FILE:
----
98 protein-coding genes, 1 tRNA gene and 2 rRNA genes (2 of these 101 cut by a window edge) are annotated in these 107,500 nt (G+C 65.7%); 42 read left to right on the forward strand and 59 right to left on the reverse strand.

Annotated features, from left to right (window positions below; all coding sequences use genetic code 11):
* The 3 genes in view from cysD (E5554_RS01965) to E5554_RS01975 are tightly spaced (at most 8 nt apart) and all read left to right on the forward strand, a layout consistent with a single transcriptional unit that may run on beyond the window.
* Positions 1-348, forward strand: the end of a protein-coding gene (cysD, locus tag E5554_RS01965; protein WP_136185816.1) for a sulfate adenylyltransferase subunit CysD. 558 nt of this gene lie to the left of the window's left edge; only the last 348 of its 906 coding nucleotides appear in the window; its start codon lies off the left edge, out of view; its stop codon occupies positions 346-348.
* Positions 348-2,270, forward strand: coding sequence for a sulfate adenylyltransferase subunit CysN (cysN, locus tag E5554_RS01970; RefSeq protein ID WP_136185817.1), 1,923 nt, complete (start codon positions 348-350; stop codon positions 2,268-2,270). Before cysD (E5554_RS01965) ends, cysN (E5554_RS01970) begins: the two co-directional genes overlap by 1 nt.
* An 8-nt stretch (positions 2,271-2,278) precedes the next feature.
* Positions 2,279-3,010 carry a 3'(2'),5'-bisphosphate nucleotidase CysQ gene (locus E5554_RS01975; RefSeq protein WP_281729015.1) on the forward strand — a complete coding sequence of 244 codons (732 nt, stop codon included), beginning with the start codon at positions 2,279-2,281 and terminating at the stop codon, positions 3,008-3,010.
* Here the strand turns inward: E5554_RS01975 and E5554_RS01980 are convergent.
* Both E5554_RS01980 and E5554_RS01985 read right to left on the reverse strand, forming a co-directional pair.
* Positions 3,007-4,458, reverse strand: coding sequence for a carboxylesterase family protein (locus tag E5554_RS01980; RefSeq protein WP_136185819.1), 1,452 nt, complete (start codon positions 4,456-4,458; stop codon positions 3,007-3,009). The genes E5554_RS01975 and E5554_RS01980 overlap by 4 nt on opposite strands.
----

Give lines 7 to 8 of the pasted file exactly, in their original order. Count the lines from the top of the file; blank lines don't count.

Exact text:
* Positions 2,279-3,010 carry a 3'(2'),5'-bisphosphate nucleotidase CysQ gene (locus E5554_RS01975; RefSeq protein WP_281729015.1) on the forward strand — a complete coding sequence of 244 codons (732 nt, stop codon included), beginning with the start codon at positions 2,279-2,281 and terminating at the stop codon, positions 3,008-3,010.
* Here the strand turns inward: E5554_RS01975 and E5554_RS01980 are convergent.